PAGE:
Been homebrewing since 1995. I've used plastic 5 gallon buckets, glass carboys and wide mouth fermenters. IMO, nothing, at least so far, beats the SS Brew Bucket for ease of use and cleaning. I did have a problem with fermenting an ale at basement, 60F temps. Fermentation clogged up the airlock. Therefore, when fermenting an ale, use a blow off tube. On the other hand, a lager fermented at 52F had no problem.
Amazing how the trub clings to the outer walls leaving the center clear.
Yes, these are expensive, but they are, if handled properly, a lifetime of use.
Be sure to read the cleaning instructions before first use.
No reason to purchase an drilled stopper as one is included unless another drilled stopper is desired.
January 26, 2018
7 months ago
Great fermenter
Quality product, no complaints. Would buy another if I had the fermentation chamber space.
January 25, 2018
7 months ago
Absolutely awesome and easy to clean.
January 13, 2018
7 months ago
Quality Product with Great Features
So I've been brewing about 4 years now, always with glass carboys. Over the past year I've been fermenting in a chamber, but decided to start using that as a keezer. Given my situation, I wanted something that was still compact with temp control capability without a steep price. The brewbucket fit the bill when paired up with the FTSs. I was on the fence about wanting a full conical fermenter, but just do not have that kind of money. So a few concerns I had before buying that you may have too:

- With no dump valve, I still have to transfer to secondary -
So I had this same question, as I had put most of my beers to secondary when I used glass carboys. After spending time with some really good brewers I found out they had been using plastic buckets and almost never secondary their beer. With the conical bottom, the surface area of yeast/trub contacting the wort is minimized. I've made 6 different batches with this, from Stouts to Hefs to Hazy IPAs, none of those really matter for clarity so I went ahead with a SMaSH IPA. As long as you pay attention to the drain valve, you will draw clear clean wort and leave the rest behind. If you have a sour or something that is going to age extremely long, then you may want 2 of these or another vessel to transfer to.

- What about dry hopping? -
I've dry hopped a number of IPAs and never had an issue. If you're concerned though, get some hop bags, or I got a stainless hop tube for those bigger brews.

This thing paired with the FTSs works wonders, I keep a bunch of frozen 2 liter bottles of water and just cycle them each day. I've cold crashed down to about 50 degrees.

So to sum it all up, this thing works great if you're not sure about a conical or dont have the money right now. Being able to drain from the bottom valve is a great feature, I just wish this thing came with a blow off tube, cuz you're gonna need one. Now that I have 1, I'll probably just buy another in the future so I can run multiple batches or use it for long term aging.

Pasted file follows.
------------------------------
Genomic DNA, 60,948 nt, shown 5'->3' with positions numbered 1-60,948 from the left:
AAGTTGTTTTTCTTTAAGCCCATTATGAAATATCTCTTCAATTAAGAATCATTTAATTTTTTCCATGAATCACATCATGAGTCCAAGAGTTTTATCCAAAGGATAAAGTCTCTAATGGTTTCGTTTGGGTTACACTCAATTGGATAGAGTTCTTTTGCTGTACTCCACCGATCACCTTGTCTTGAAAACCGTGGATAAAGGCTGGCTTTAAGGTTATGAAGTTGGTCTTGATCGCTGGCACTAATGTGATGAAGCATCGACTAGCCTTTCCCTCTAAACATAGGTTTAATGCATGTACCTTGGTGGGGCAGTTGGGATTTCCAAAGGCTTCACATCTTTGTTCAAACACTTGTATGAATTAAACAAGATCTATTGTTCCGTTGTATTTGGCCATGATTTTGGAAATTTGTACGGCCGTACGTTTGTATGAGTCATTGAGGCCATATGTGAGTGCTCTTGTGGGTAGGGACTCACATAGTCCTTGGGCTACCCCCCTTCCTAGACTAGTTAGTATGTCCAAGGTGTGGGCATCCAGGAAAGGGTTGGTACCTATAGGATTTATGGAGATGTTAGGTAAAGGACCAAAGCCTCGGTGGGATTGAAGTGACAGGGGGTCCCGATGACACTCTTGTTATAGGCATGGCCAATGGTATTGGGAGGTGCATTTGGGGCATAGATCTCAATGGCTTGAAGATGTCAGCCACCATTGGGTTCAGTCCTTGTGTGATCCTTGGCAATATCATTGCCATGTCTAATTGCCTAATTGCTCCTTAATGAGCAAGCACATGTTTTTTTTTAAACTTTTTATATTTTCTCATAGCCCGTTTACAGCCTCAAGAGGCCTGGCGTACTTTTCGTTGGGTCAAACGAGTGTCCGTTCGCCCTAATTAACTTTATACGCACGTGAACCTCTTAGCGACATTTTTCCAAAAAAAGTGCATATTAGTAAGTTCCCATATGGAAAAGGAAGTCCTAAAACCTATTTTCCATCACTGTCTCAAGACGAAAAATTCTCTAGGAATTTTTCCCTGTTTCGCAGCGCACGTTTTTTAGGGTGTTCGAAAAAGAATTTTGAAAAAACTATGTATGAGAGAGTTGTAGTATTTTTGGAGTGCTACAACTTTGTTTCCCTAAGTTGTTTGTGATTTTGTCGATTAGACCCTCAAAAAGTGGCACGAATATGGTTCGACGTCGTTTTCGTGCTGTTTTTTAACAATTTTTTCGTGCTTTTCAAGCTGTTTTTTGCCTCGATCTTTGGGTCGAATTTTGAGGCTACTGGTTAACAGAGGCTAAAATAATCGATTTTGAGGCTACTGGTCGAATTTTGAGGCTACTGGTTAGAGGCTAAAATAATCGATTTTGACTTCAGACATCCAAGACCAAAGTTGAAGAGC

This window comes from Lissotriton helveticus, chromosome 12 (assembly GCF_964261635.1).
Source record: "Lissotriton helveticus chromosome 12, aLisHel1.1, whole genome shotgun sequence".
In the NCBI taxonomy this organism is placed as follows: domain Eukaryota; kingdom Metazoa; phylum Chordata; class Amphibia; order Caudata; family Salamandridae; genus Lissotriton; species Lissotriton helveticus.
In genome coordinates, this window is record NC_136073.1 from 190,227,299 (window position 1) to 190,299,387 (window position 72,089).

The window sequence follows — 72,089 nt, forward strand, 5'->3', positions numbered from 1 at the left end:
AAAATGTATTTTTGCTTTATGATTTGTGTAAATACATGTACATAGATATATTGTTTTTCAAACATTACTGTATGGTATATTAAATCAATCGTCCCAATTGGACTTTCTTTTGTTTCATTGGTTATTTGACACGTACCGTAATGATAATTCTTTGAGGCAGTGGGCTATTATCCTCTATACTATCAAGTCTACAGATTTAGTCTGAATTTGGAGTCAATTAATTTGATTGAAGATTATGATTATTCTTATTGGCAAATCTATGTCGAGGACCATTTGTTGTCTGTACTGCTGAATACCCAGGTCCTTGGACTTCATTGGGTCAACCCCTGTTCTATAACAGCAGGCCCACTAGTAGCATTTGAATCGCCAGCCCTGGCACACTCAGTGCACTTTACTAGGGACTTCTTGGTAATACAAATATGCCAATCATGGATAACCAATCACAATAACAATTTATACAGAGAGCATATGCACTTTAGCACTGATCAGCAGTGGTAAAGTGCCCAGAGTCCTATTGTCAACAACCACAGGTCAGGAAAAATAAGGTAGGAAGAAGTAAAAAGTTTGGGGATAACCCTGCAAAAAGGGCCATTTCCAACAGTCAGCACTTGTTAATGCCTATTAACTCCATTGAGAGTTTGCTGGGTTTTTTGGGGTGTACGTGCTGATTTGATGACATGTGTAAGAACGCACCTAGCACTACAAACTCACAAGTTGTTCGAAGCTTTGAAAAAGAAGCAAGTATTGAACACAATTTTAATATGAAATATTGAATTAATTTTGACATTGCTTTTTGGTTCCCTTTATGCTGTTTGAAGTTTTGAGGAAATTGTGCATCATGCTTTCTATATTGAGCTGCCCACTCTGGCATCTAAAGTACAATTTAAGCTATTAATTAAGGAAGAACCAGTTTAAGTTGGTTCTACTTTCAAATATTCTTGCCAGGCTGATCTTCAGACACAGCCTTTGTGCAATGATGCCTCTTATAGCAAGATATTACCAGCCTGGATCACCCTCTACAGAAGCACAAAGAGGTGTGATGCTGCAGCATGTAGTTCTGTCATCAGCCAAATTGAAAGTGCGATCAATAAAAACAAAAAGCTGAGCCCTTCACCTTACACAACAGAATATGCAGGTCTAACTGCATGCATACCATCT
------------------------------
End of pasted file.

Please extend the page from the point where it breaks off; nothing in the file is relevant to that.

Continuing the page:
December 1, 2017
Great So far
Just finished my first fermentation in this, very happy so far. Really like how minimal and compact it is. Was able to fit about 6 gallons in, had no problems with krausen in the airlock, but that may depend on the strain. I cleaned with TSP and then PBW before use, but I think they must have eliminated the issues they used to have, it did not have any noticeable odor or oils from manufacturing when I received it. Bottom port made racking easy, gasket sealed nicely.
September 14, 2017
Excellent Product and Value for Home Brewing
I've purchased my first SS Brewtech Brew bucket about 1 1/2 years ago. I've brewed all styles of beer in it since, and it is an excellent product. The bucket is easy to use and to clean. It is a well thought out product for a home brewer, so much better than plastic buckets or glass carboys. The only issue I personally have is the lack of a second hole in the lid to insert a thermo well, otherwise it is perfect for my brew set up. I've purchased a second one to be able to brew with more frequency, especially when brewing lagers. A great upgrade or addition at a very reasonable price.
February 7, 2017
Nice, but the pivoting racking arm is almost useless.
The 7gal Brewbucket is very well made (9/7/2016), no sharp edges, beautifully finished. The top and gasket and latches are very well made. In all respects - except the racking arm feature - it seems to be every bit as good as it is advertised to be. Because the racking arm is installed on the 40deg sloped bottom, when it is turned downward it actually points just a tiny bit below horizontal and this leaves a large volume of material in the cone lower than the mounting hole unaccessibe. This will be useless to remove trub or yeast. The adjustable feature is completely useless since the short internal arm points from near-horizontal to straight up (even less useful). They put the valve on the sloped surface so that the buckets can be nested, a bad trade-off in my opinion. If the rotating racking arm with 45deg bend were placed on the sidewall (and were longer) it could point downward, to the bottom of the cone and could be much better, but I think the geometry would not let a tube reaching the bottom pivot. It just isn't well thought out the way it is done. It would be nice if they supplied it with a bottom drain option.

A standard SS racking cane (21") will reach through the airlock hole to the very bottom to allow removal of trub or yeast; use a clothespin or other clamp to hold the cane above the bottom to draw clear fluid.
September 11, 2016